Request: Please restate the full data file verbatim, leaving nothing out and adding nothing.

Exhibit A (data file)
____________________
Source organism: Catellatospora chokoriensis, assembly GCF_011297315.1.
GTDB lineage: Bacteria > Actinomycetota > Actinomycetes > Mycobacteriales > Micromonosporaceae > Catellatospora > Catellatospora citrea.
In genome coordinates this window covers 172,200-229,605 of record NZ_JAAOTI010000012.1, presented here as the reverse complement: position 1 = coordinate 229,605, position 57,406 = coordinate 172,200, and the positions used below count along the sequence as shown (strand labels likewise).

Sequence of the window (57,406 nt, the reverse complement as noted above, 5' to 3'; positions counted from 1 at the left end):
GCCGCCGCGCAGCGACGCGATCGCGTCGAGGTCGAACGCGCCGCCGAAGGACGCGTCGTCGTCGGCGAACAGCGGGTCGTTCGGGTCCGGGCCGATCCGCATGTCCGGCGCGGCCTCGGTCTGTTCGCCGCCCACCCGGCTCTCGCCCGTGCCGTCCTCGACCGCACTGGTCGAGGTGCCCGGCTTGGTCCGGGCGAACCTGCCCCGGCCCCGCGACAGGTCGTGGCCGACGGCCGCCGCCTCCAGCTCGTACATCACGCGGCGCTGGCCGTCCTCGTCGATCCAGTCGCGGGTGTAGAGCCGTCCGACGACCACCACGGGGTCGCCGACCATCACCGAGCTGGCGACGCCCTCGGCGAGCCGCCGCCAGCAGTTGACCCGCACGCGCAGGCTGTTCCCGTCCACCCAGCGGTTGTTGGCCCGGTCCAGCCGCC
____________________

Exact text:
Source organism: Catellatospora chokoriensis, assembly GCF_011297315.1.
GTDB lineage: Bacteria > Actinomycetota > Actinomycetes > Mycobacteriales > Micromonosporaceae > Catellatospora > Catellatospora citrea.
In genome coordinates this window covers 172,200-229,605 of record NZ_JAAOTI010000012.1, presented here as the reverse complement: position 1 = coordinate 229,605, position 57,406 = coordinate 172,200, and the positions used below count along the sequence as shown (strand labels likewise).

Sequence of the window (57,406 nt, the reverse complement as noted above, 5' to 3'; positions counted from 1 at the left end):
GCCGCCGCGCAGCGACGCGATCGCGTCGAGGTCGAACGCGCCGCCGAAGGACGCGTCGTCGTCGGCGAACAGCGGGTCGTTCGGGTCCGGGCCGATCCGCATGTCCGGCGCGGCCTCGGTCTGTTCGCCGCCCACCCGGCTCTCGCCCGTGCCGTCCTCGACCGCACTGGTCGAGGTGCCCGGCTTGGTCCGGGCGAACCTGCCCCGGCCCCGCGACAGGTCGTGGCCGACGGCCGCCGCCTCCAGCTCGTACATCACGCGGCGCTGGCCGTCCTCGTCGATCCAGTCGCGGGTGTAGAGCCGTCCGACGACCACCACGGGGTCGCCGACCATCACCGAGCTGGCGACGCCCTCGGCGAGCCGCCGCCAGCAGTTGACCCGCACGCGCAGGCTGTTCCCGTCCACCCAGCGGTTGTTGGCCCGGTCCAGCCGCC